Workers refusing to pass on track and trace details in case they are blamed for colleagues having to self isolate

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There are fears that some people in Carmarthenshire with Covid-19 are refusing to provide test and trace information in order to protect work colleagues from having to self isolate.

Carmarthenshire Council has called on people to be honest with the local Test, Trace and Protect team once they receive notification of a positive coronavirus test, saying that obtaining recent contact details from people with the virus is “critical” to reducing its spread across the county.

The infection rate in Carmarthenshire is currently 309.9 per 100,000 population. That is down considerably compared with what it was before the current Alert Level 4 restrictions were implemented before Christmas, but it is still considerably higher than it was in the autumn.

There were 86 new cases confirmed in the county in the latest data published on Thursday, with around a fifth of people being tested for coronavirus returning a positive test.

To try to combat the number of new cases, many of the council’s staff have temporarily left their normal day jobs to boost the ongoing response to the pandemic. Up to 50 of those staff are working seven days a week to handle demand in the Test, Trace and Protect team, who are immediately alerted to new positive cases anywhere in the county.

They then get in touch with those who have tested positive and try to obtain relevant information regarding their recent contacts, something which the council admitted can be “challenging”.

“The majority of people we call are thankful for our help and advice but there are a minority of people that are reluctant to pass on close contact details,” said Hywel Thomas, who has moved to the team from his usual role as Actif community co-ordinator.

“This maybe for a number of reasons such as not wishing to divulge work contacts in fear of their colleagues having to isolate and losing their jobs. However, once we explain the process they are more than happy to open up to us.

“We are not here to judge but to take down the facts, share advice to keep everyone safe and ensure that the person takes the necessary measures to stop the spread. Having worked in this environment and speaking to people who are really struggling, it has certainly opened my eyes to how dangerous and nasty this virus can be.”

People who test positive are also being reminded that details they provide about their contacts and recent whereabouts are confidential.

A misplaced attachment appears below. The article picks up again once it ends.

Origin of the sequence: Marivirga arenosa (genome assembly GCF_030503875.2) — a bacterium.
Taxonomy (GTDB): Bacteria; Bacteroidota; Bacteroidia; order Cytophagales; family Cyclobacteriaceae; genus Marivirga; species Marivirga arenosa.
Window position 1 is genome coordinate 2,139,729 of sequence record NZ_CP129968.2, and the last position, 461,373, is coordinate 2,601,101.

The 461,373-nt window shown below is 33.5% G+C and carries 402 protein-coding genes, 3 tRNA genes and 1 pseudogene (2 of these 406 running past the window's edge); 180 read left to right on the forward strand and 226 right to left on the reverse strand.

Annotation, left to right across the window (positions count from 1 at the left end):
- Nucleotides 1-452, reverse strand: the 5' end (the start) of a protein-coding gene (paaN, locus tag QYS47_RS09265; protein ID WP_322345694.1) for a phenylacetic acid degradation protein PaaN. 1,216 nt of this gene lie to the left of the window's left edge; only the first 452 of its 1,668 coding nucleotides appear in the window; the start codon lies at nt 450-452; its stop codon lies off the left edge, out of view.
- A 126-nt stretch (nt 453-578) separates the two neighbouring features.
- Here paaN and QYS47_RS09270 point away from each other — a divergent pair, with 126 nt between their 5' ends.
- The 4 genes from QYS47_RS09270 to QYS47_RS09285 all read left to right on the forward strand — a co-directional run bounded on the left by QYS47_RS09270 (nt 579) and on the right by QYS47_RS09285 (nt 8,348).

There is also a recognition, or a fear, that a degree of fatigue over the virus has set in and that people are reluctant to self-isolate or pass on details of others who will then need to self-isolate.

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Adele Lodwig, infection control manager for Covid-19 at Carmarthenshire Council, who has been redeployed from the housing options team, said: “We are adapting and changing daily. We bring more staff in as and when there is an increase of cases as we cannot easily predict how many positive cases we will have to deal with each day. It requires a great deal of flexibility and we urge our staff to meet the demand.

“Sometimes there is only very limited contacts around an individual, but often it can mean a large number of people have to be contacted and asked to self-isolate, for example children in schools when they were open.

“We absolutely rely on people’s honesty to trace anyone who they may have come in to contact with – we understand that people may not want to tell us where they’ve been, but this information is vital if we are to protect others, particularly the most vulnerable, from becoming ill.

“This is always our overriding priority and the information we are provided with is confidential. We are finding that ‘Covid fatigue’ has set in so some people don’t want to isolate. It’s totally understandable, but isolating is critical to containing the spread. The vaccine rollout is a major step forward in protecting Carmarthenshire residents, but will only work with a robust track and trace service operating until enough of our community is vaccinated.”

Hywel Dda University Health Board, which manages healthcare in Carmarthenshire as well as in Ceredigion and Pembrokeshire, revealed this week that, up to Sunday (January 10), 12,686 first doses of a coronavirus vaccine had been administered to people across the region.

Thousands more of both the Oxford-AstraZeneca and Pfizer-BioNtech vaccines have also been delivered to the area, which were set to be offered at six GP practices in Carmarthenshire this week along with four in Ceredigion and four in Pembrokeshire, as well as to health and care staff at mass vaccination centres in Carmarthen and Cardigan.



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